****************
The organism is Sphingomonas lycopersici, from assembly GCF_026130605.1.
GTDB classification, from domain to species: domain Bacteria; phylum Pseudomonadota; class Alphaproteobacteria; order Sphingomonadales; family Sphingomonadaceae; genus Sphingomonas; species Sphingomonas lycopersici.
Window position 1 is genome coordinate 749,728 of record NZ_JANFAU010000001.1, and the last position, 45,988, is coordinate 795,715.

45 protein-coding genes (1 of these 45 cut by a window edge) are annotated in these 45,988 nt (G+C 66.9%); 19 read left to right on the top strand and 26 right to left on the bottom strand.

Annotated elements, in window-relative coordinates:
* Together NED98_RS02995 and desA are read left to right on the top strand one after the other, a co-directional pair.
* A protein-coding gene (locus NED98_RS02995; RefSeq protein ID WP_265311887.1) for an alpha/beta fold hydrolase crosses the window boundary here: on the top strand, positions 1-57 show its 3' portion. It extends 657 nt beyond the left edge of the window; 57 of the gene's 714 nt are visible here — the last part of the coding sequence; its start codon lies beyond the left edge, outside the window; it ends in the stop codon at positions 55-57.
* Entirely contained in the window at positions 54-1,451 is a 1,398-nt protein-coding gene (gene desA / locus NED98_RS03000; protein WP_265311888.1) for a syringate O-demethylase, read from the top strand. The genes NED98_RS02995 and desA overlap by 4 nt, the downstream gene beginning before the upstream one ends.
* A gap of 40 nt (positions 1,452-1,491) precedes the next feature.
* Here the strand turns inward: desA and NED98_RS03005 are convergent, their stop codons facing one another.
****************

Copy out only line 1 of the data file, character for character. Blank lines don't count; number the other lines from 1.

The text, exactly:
The organism is Sphingomonas lycopersici, from assembly GCF_026130605.1.